This is a continuation of my last question in which I showed that color does not exist in reality but only in our perceptions. So I ask, is seeing something which does not exist not classified as hallucinating?

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    There might be some confusion here. Questions are not designed to show/prove things...
    – virmaior
    Feb 27, 2016 at 12:16
  • @Zane Scheeps Please make clear what your question is: Do you ask whether colour is a hallucination or do you ask whether seeing a fata morgana is a hallucination? Thanks.
    – Jo Wehler
    Feb 27, 2016 at 14:05
  • I was very specific. Is colour a hallucination! Feb 27, 2016 at 15:59
  • If you take hallucination this way, everything would be hallucination, wouldn't it?
    – Philip Klöcking
    Jul 30, 2016 at 10:18
  • No. The shape of a tree is not. The location you percieve it to be in is real. It's only color which does not exist objectively Jul 30, 2016 at 11:59

7 Answers 7


A halluncination is to have a perception in the awake state when there is no external stimulus.

Colour is not a halluncination. Instead, it is the result of our processing of visual stimuli in the mind, see e.g., my answer to the previous question Is color intrinsic to light?

Analogously, hearing tones is the result of our processing of auditive stimuli in the mind.

In both cases, an external stimulus exist and serves as input to the processing.

  • what about seeing colors in a dream? do they correspond to an external stimuli?
    – nir
    Feb 27, 2016 at 19:01
  • @nir You are right; thank you, I made an addition.
    – Jo Wehler
    Feb 27, 2016 at 19:12
  • The vast majority of hallucinations encountered due to mental illness, or to drugs, have external stimuli. (The "infinite aisle" experience one usually has in stores on LSD, for instance, is made up of the actual aisles in your real perception -- it just omits the possibility of ending. The experience of being huge on amonita is made up of the real things around you, and your real sense of 3D binocular vision, it is just intensified by slower processing.) So this is not a very reasonable place to start from.
    – user9166
    Jul 29, 2016 at 17:28

The Madhyamaka school of philosophy sees all reality as empty of essence, all reality is seen as a form of nirmita or magical illusion.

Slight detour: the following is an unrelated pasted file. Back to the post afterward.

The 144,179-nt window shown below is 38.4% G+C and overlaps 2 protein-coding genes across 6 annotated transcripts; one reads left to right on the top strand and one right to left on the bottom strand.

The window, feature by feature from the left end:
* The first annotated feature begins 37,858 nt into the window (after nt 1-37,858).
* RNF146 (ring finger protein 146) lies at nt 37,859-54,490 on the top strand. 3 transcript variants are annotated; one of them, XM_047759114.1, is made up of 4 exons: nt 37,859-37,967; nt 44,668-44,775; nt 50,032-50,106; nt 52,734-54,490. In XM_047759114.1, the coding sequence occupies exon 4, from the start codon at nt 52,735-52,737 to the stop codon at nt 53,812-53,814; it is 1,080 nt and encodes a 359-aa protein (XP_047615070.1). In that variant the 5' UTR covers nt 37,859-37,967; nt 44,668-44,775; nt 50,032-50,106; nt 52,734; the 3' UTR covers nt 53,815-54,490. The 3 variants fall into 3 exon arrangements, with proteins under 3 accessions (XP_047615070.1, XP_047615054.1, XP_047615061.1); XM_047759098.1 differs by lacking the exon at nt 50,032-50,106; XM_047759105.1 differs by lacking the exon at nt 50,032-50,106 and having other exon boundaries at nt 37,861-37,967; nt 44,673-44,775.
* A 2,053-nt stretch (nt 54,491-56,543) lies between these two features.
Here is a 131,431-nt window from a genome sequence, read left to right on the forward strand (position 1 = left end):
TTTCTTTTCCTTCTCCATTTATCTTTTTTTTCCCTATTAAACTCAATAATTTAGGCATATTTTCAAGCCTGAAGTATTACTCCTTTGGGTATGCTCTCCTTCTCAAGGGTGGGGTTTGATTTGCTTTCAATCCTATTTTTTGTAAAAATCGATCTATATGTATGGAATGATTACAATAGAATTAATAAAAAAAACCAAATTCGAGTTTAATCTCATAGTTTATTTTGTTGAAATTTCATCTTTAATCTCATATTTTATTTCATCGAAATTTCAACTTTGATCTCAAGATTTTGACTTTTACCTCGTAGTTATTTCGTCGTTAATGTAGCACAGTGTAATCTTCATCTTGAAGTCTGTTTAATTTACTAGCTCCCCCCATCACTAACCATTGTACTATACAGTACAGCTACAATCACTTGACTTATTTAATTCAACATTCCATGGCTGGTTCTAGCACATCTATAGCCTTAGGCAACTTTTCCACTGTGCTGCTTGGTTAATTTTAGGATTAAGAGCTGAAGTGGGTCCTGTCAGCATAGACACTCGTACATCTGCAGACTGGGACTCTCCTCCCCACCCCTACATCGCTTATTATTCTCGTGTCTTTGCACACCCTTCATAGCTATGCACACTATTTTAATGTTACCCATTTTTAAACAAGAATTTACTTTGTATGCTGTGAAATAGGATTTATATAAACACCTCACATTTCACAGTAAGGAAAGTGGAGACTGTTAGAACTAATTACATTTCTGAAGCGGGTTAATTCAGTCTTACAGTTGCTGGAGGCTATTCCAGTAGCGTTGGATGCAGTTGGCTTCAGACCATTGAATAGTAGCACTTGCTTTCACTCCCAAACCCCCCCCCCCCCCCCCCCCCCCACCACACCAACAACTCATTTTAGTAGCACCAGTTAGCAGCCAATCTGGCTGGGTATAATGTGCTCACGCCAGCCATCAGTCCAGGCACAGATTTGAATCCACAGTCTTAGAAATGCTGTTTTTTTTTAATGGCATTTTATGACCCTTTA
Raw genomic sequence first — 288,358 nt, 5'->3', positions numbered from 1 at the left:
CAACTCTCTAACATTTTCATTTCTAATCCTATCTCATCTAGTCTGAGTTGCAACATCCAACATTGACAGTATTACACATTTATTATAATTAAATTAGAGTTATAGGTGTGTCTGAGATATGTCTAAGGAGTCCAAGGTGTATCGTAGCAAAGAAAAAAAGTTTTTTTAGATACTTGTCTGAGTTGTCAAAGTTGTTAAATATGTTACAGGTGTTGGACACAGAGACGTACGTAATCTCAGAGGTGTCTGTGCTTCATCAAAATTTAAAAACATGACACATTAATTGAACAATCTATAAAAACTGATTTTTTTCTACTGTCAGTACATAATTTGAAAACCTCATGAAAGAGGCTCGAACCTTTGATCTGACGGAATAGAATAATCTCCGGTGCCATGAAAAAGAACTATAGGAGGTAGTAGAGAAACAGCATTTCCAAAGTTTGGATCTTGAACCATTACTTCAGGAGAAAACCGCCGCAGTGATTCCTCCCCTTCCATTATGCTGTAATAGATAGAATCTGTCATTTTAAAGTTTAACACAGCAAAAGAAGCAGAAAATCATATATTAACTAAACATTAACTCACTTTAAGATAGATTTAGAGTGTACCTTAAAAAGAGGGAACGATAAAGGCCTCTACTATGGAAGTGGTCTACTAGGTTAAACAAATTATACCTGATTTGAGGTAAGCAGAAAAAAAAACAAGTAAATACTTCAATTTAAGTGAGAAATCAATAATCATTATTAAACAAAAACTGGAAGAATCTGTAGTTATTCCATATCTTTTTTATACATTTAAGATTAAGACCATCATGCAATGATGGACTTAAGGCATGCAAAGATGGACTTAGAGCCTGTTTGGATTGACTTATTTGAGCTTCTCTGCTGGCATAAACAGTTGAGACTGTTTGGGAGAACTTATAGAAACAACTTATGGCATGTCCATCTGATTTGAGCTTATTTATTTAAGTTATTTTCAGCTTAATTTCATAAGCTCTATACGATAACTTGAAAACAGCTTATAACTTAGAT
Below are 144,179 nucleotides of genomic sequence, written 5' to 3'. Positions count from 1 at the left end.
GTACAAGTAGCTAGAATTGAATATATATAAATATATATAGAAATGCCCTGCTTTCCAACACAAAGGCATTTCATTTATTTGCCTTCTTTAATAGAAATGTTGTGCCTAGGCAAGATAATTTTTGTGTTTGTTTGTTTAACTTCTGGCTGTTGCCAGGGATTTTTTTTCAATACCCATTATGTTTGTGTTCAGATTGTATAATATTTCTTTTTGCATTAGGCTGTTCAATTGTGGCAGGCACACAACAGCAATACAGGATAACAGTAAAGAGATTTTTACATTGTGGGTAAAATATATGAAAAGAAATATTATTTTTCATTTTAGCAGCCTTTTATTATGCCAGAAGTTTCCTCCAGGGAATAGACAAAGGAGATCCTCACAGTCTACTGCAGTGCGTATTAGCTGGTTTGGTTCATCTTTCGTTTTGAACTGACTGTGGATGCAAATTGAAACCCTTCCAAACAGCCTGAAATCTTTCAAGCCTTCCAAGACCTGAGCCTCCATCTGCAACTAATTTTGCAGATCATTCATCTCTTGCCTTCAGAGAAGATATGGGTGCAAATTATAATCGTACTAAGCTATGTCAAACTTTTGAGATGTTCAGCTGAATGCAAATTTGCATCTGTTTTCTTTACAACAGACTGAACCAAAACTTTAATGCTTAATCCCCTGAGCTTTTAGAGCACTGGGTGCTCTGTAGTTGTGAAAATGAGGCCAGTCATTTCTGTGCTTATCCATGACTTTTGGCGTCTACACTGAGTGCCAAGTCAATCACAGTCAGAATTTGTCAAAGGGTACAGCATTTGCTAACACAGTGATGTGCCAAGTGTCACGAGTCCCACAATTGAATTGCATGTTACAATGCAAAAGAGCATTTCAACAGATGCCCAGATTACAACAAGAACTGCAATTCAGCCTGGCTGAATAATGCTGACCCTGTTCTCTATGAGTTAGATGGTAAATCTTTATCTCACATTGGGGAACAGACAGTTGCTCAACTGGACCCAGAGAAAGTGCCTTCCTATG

'Hallucination' is not often seen in Buddhist scholarship, only "illusion" and "dream". These terms have a different significance for different schools. e.g. the appearance only school claim:

It is just as [something] made into a magical illusion with the power of an incantation (mantra) appears as the self of an elephant. A mere appearance (ākāramātra) is there, but the elephant does not exist at all.

While this does not quite meet every definition of 'hallucination', because there is a thing which is made to appear like an elephant (colour), suchness, the "mere appearance" is not created from external sense stimuli, but a construction of an unconscious mind.

And "hallucinations" are often defined as things which occur without an external stimulus; as opposed to "illusions" which are misinterpretations, e.g. thinking the wind is someone crying.

Buddhists are also fond of the term "delusion" for believing in these elephants.


Colour is what we see as a consequence of a brain's interpreting. I think once a light ray of some specific frequency hits the eye, brain interpretes it as some colour. But all the brains do not work alike. Some see the red I see in blue or some other colour. However it doesn't follow that colour is a hallucination. We cannot isolate colour. What a stoner sees is an imaginary joint wrapped in white paper but not "white". White is there as a consequence of his memory. Colours do not exist. Only frequencies of light do. If instead on an apple we saw a number saying x-Hz then we all would see it as it is.